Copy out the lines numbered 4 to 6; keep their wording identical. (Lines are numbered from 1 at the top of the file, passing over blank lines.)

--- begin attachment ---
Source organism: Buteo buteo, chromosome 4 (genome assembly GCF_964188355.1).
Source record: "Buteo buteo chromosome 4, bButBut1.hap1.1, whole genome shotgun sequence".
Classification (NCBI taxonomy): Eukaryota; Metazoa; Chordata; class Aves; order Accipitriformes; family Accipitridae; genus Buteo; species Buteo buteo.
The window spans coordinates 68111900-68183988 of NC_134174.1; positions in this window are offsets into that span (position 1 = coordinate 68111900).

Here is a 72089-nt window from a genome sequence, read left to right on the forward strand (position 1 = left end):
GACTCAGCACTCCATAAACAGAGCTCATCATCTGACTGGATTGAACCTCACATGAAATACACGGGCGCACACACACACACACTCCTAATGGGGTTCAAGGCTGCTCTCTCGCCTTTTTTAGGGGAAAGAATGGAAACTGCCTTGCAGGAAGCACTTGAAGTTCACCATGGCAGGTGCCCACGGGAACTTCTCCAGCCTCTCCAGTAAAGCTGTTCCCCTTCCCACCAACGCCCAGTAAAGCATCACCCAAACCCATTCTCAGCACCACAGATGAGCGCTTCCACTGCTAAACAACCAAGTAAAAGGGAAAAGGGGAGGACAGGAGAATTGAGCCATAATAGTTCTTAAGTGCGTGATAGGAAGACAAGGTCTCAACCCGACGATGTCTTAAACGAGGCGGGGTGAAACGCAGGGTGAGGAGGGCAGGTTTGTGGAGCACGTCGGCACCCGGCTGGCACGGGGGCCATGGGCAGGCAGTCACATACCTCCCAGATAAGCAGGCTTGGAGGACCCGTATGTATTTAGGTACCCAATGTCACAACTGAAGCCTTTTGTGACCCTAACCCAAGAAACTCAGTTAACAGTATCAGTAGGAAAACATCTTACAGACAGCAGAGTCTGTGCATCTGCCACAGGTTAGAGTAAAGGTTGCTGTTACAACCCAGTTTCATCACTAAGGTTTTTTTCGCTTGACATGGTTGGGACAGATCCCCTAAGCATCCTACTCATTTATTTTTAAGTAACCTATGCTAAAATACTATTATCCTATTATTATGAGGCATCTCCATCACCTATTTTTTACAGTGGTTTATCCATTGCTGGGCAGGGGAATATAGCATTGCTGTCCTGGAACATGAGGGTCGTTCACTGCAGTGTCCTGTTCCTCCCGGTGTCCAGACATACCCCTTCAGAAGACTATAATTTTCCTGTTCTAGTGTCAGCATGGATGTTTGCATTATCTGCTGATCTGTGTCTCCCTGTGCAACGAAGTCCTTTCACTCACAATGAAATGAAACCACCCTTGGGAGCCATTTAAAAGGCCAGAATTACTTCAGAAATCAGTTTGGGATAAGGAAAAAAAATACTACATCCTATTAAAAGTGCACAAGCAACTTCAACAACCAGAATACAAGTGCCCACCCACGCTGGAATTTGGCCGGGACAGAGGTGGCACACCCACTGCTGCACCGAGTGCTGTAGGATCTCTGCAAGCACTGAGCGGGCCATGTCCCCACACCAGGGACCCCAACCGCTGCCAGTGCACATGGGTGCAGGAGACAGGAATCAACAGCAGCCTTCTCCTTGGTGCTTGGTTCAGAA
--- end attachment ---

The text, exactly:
The window spans coordinates 68111900-68183988 of NC_134174.1; positions in this window are offsets into that span (position 1 = coordinate 68111900).

Here is a 72089-nt window from a genome sequence, read left to right on the forward strand (position 1 = left end):
GACTCAGCACTCCATAAACAGAGCTCATCATCTGACTGGATTGAACCTCACATGAAATACACGGGCGCACACACACACACACTCCTAATGGGGTTCAAGGCTGCTCTCTCGCCTTTTTTAGGGGAAAGAATGGAAACTGCCTTGCAGGAAGCACTTGAAGTTCACCATGGCAGGTGCCCACGGGAACTTCTCCAGCCTCTCCAGTAAAGCTGTTCCCCTTCCCACCAACGCCCAGTAAAGCATCACCCAAACCCATTCTCAGCACCACAGATGAGCGCTTCCACTGCTAAACAACCAAGTAAAAGGGAAAAGGGGAGGACAGGAGAATTGAGCCATAATAGTTCTTAAGTGCGTGATAGGAAGACAAGGTCTCAACCCGACGATGTCTTAAACGAGGCGGGGTGAAACGCAGGGTGAGGAGGGCAGGTTTGTGGAGCACGTCGGCACCCGGCTGGCACGGGGGCCATGGGCAGGCAGTCACATACCTCCCAGATAAGCAGGCTTGGAGGACCCGTATGTATTTAGGTACCCAATGTCACAACTGAAGCCTTTTGTGACCCTAACCCAAGAAACTCAGTTAACAGTATCAGTAGGAAAACATCTTACAGACAGCAGAGTCTGTGCATCTGCCACAGGTTAGAGTAAAGGTTGCTGTTACAACCCAGTTTCATCACTAAGGTTTTTTTCGCTTGACATGGTTGGGACAGATCCCCTAAGCATCCTACTCATTTATTTTTAAGTAACCTATGCTAAAATACTATTATCCTATTATTATGAGGCATCTCCATCACCTATTTTTTACAGTGGTTTATCCATTGCTGGGCAGGGGAATATAGCATTGCTGTCCTGGAACATGAGGGTCGTTCACTGCAGTGTCCTGTTCCTCCCGGTGTCCAGACATACCCCTTCAGAAGACTATAATTTTCCTGTTCTAGTGTCAGCATGGATGTTTGCATTATCTGCTGATCTGTGTCTCCCTGTGCAACGAAGTCCTTTCACTCACAATGAAATGAAACCACCCTTGGGAGCCATTTAAAAGGCCAGAATTACTTCAGAAATCAGTTTGGGATAAGGAAAAAAAATACTACATCCTATTAAAAGTGCACAAGCAACTTCAACAACCAGAATACAAGTGCCCACCCACGCTGGAATTTGGCCGGGACAGAGGTGGCACACCCACTGCTGCACCGAGTGCTGTAGGATCTCTGCAAGCACTGAGCGGGCCATGTCCCCACACCAGGGACCCCAACCGCTGCCAGTGCACATGGGTGCAGGAGACAGGAATCAACAGCAGCCTTCTCCTTGGTGCTTGGTTCAGAA